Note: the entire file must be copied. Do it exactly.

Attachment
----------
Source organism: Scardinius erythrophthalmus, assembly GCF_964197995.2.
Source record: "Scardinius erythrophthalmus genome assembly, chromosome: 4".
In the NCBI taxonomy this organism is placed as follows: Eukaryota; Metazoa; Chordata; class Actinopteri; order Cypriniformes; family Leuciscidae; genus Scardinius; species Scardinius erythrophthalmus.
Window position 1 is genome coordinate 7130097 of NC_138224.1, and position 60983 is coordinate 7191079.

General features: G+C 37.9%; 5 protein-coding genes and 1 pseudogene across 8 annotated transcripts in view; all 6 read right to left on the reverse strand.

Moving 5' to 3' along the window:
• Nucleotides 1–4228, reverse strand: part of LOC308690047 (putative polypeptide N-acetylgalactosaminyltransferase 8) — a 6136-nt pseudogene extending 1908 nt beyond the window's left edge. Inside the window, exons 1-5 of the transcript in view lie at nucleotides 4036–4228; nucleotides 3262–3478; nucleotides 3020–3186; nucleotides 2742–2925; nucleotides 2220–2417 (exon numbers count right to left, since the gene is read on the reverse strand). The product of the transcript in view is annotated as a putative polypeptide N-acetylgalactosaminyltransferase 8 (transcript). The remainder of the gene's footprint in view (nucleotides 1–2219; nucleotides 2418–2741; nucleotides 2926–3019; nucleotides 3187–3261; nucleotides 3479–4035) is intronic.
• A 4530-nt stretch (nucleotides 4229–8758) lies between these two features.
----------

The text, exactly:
Source organism: Scardinius erythrophthalmus, assembly GCF_964197995.2.
Source record: "Scardinius erythrophthalmus genome assembly, chromosome: 4".
In the NCBI taxonomy this organism is placed as follows: Eukaryota; Metazoa; Chordata; class Actinopteri; order Cypriniformes; family Leuciscidae; genus Scardinius; species Scardinius erythrophthalmus.
Window position 1 is genome coordinate 7130097 of NC_138224.1, and position 60983 is coordinate 7191079.

General features: G+C 37.9%; 5 protein-coding genes and 1 pseudogene across 8 annotated transcripts in view; all 6 read right to left on the reverse strand.

Moving 5' to 3' along the window:
• Nucleotides 1–4228, reverse strand: part of LOC308690047 (putative polypeptide N-acetylgalactosaminyltransferase 8) — a 6136-nt pseudogene extending 1908 nt beyond the window's left edge. Inside the window, exons 1-5 of the transcript in view lie at nucleotides 4036–4228; nucleotides 3262–3478; nucleotides 3020–3186; nucleotides 2742–2925; nucleotides 2220–2417 (exon numbers count right to left, since the gene is read on the reverse strand). The product of the transcript in view is annotated as a putative polypeptide N-acetylgalactosaminyltransferase 8 (transcript). The remainder of the gene's footprint in view (nucleotides 1–2219; nucleotides 2418–2741; nucleotides 2926–3019; nucleotides 3187–3261; nucleotides 3479–4035) is intronic.
• A 4530-nt stretch (nucleotides 4229–8758) lies between these two features.